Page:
The Johannesburg skyline.

Global law firms have recently flocked to South Africa, a trend fueled by a more open post-apartheid economy that has shaken up a legal market previously dominated by domestic firms.

As financial sanctions lifted after apartheid’s end in 1994 and South Africa’s economy opened, multinational companies looking to do business in the country and elsewhere in Africa found themselves in need of sophisticated legal services.

“The legal sector was obviously affected by the opening up of the economy. That created a lot more work opportunities,” says Peter Leon, a Herbert Smith Freehills partner and global co-chair of the firm’s Africa group. “A lot of multinationals started working there; companies became more sophisticated in their use of legal services.”

In the recent past, those overarching economic changes have paved the way for a clear impact on the legal sector, which has seen an influx of global law firms, many of them with U.K. roots.

“In the last four to five years, that’s been a game-changer,” says Leon, who previously practiced at Webber Wentzel, one of a small group of leading South African firms now competing against the international firms. “It has given the local firms a bit of a shock, and it’s created some competition that wasn’t there before.”

White & Case became the first international firm to open an office in Johannesburg in 1995, laying out a path that a number of other firms have since followed. A flurry of new entrants have joined the South African legal market since 2014, when Allen & Overy, Clyde & Co and Dentons all opened offices in South Africa. Herbert Smith Freehills and DLA Piper followed suit in 2016, hiring big-name partners from local firms, while Pinsent Masons, a global firm based in the U.K., opened a South African office in 2017 with a focus on infrastructure.

That injection of global players has come as international companies have increasingly eyed South Africa—and the African continent more generally—according to lawyers who’ve practiced in the region for years. Among other areas, international and global firms compete for mergers and acquisitions work in South Africa, while project finance and infrastructure-related work keep lawyers busy elsewhere on the continent.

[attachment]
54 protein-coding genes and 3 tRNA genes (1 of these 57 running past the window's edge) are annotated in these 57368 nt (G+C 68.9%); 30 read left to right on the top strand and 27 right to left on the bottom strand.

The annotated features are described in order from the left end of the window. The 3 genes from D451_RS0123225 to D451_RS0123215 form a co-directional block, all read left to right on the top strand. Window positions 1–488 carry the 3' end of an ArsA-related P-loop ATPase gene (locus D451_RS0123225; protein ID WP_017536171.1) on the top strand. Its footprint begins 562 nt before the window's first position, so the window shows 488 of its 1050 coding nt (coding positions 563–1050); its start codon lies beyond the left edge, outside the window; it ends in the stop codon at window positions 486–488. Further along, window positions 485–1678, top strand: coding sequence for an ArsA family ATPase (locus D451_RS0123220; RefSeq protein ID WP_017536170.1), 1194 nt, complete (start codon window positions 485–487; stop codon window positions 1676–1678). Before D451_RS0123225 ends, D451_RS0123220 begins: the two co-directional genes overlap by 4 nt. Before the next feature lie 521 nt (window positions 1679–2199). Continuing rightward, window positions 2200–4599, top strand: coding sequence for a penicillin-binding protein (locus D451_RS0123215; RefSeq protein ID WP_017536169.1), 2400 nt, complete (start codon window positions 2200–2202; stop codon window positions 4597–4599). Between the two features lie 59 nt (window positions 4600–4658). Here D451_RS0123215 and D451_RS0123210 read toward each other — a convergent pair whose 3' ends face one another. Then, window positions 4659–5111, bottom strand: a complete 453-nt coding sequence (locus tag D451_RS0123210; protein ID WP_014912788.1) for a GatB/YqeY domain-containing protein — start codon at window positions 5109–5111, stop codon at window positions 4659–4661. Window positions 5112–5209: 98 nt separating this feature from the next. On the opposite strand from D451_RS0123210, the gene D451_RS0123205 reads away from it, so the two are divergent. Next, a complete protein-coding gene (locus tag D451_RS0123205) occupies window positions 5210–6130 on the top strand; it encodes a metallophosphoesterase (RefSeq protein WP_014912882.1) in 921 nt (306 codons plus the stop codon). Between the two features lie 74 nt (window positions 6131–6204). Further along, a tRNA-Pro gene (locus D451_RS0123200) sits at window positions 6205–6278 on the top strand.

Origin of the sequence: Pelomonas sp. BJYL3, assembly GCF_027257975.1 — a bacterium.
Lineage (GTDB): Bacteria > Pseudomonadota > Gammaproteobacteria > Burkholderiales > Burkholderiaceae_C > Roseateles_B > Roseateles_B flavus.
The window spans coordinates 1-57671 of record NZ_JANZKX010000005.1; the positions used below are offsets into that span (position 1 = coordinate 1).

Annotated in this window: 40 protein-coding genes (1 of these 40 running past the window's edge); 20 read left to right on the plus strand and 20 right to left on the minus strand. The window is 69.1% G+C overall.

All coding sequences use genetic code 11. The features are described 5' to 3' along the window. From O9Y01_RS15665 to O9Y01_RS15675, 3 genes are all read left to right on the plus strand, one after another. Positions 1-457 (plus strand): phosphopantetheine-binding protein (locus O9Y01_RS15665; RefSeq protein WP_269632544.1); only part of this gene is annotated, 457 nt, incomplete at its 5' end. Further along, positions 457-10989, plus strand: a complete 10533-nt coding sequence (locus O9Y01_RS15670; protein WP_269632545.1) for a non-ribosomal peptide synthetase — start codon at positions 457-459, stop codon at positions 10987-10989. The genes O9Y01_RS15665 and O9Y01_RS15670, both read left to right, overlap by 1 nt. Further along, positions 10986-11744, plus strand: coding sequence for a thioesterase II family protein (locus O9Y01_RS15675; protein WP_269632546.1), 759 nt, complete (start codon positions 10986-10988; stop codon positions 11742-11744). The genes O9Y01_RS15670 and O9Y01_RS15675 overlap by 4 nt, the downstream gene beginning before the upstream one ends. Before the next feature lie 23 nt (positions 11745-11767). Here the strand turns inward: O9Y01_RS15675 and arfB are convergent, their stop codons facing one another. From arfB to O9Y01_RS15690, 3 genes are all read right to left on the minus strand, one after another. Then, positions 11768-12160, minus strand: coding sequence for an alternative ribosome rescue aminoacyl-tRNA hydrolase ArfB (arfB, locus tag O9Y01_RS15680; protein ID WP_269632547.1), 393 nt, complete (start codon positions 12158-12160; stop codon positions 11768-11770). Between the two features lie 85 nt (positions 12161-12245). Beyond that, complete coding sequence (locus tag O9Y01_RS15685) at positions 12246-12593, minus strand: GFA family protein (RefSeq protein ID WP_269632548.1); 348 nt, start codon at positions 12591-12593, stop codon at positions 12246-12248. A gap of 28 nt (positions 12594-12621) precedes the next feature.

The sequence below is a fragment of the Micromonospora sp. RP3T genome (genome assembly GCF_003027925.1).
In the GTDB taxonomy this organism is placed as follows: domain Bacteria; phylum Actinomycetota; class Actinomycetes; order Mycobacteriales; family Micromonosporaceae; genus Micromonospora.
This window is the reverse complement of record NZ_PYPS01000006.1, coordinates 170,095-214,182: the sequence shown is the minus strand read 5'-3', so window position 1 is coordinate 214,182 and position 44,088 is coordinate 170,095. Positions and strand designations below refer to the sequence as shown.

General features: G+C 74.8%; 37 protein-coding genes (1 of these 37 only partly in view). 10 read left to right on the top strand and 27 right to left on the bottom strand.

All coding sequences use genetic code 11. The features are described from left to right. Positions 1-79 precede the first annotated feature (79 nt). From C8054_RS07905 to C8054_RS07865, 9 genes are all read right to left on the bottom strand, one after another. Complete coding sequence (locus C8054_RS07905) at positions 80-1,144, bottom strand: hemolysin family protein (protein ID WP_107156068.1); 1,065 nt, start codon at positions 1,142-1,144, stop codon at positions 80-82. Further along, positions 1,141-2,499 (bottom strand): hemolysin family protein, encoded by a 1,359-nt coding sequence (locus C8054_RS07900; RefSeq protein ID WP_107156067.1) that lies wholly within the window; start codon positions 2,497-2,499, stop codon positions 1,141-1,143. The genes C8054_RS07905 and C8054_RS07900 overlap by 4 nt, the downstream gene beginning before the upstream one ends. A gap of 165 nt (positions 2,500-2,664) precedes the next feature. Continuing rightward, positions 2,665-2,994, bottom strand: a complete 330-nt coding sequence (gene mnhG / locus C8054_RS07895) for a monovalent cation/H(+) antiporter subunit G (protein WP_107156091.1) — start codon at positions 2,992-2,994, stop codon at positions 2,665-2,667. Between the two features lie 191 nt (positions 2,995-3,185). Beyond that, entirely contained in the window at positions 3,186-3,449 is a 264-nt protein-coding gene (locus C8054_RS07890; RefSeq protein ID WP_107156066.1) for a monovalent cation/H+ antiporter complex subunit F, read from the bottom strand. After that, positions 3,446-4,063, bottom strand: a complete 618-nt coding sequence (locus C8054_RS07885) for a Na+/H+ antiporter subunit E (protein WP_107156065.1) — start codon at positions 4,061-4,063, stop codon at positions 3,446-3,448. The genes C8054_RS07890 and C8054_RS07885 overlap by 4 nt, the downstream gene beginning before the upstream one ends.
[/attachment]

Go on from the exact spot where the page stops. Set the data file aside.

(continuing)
Johannes Gouws, DLA Piper’s country managing partner in South Africa, says most international entrants have focused on hiring experts from some of the large local firms. In addition to Webber Wentzel, those firms include Bowmans; Cliffe Dekker Hofmeyr; ENS­africa; and Werksmans. In response, he says, the local firms have adjusted.

“The biggest [recent trend] has definitely been the entry of the international law firms,” Gouws says. “That has obviously been a disruptor in the market, because all these firms have hired the bulk of their lawyers from other South African firms.”

As for what’s driving global firms toward South Africa, Gouws notes that in many instances, international firms have entered the market based on necessity. Specifically, as global clients expanded their business in the country and elsewhere on the African continent, they needed on-the-ground legal expertise.

“If you say to your clients, ‘Africa is important,’ you have to have a presence here in South Africa,” he says.

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